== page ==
A Piece of History: The Lady Sara Lou Carter Charm School for Girls in Guyana

Lady Sara Lou Carter

Lady Sara Lou Carter, nee Harris was an educator, fashion model, entertainer and humanitarian, born in Wilkesboro, North Carolina in 1926.   She married Guyanese Sir John Carter in 1960, after meeting him in 1958 when she visited Guyana to participate in a fashion show.

A graduate of Bennett College in North Carolina, Lady Sara taught third grade in her hometown of Wilkesboro, NC for a year. Sara went on to pursue her master’s degree at Columbia University. Her multifaceted career grew out of modeling, acting, dancing, radio and television work she did to help support her studies at Columbia.

Lady Sara broke the color barrier and changed the image of the black woman model from servant to glamor girl in high fashion modeling when she became the first black model in the New York buyers fashion show. She was one of the original 12 “Branford Lovelies” of the Branford Modeling Agency, the first licensed African-American modeling agency in the U.S. She has been a cover girl for 26 magazines, as well as a radio personality and a night club entertainer.  She was also the first African-American model to be featured in a national poster campaign in the 1940s for Lucky Strike cigarettes.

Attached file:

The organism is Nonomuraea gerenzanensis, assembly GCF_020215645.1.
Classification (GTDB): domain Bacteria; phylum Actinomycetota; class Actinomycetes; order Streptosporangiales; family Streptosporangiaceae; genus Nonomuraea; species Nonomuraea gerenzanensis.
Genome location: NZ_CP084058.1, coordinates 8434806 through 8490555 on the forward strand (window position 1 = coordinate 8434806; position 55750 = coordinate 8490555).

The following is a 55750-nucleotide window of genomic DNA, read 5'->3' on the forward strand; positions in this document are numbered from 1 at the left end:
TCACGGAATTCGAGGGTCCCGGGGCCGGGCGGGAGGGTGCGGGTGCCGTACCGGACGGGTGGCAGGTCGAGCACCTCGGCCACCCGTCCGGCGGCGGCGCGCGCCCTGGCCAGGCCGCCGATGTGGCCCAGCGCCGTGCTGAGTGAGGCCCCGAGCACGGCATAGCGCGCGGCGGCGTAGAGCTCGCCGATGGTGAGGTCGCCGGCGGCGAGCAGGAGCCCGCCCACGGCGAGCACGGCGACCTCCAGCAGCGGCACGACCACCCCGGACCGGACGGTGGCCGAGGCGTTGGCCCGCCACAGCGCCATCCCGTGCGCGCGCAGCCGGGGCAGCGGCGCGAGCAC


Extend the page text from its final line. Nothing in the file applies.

Lady Sara was the owner of Sara’s Salon, a popular interview programme in Guyana in the sixties. She also established The Sara Lou Charm School for Girls in Guyana, teaching girls about poise and proper etiquette.

In 1966, Sir John was appointed Guyana’s first ambassador to the U.S., UN and Canada.  Also famous for her charm and elegance, Lady Sara became and was recognized as the first African-American chatelaine of the embassies. Sir John and Lady Sara parented three children: Robyn, John and Brian.

Lady Sara died in December 2016 at the age of 90.

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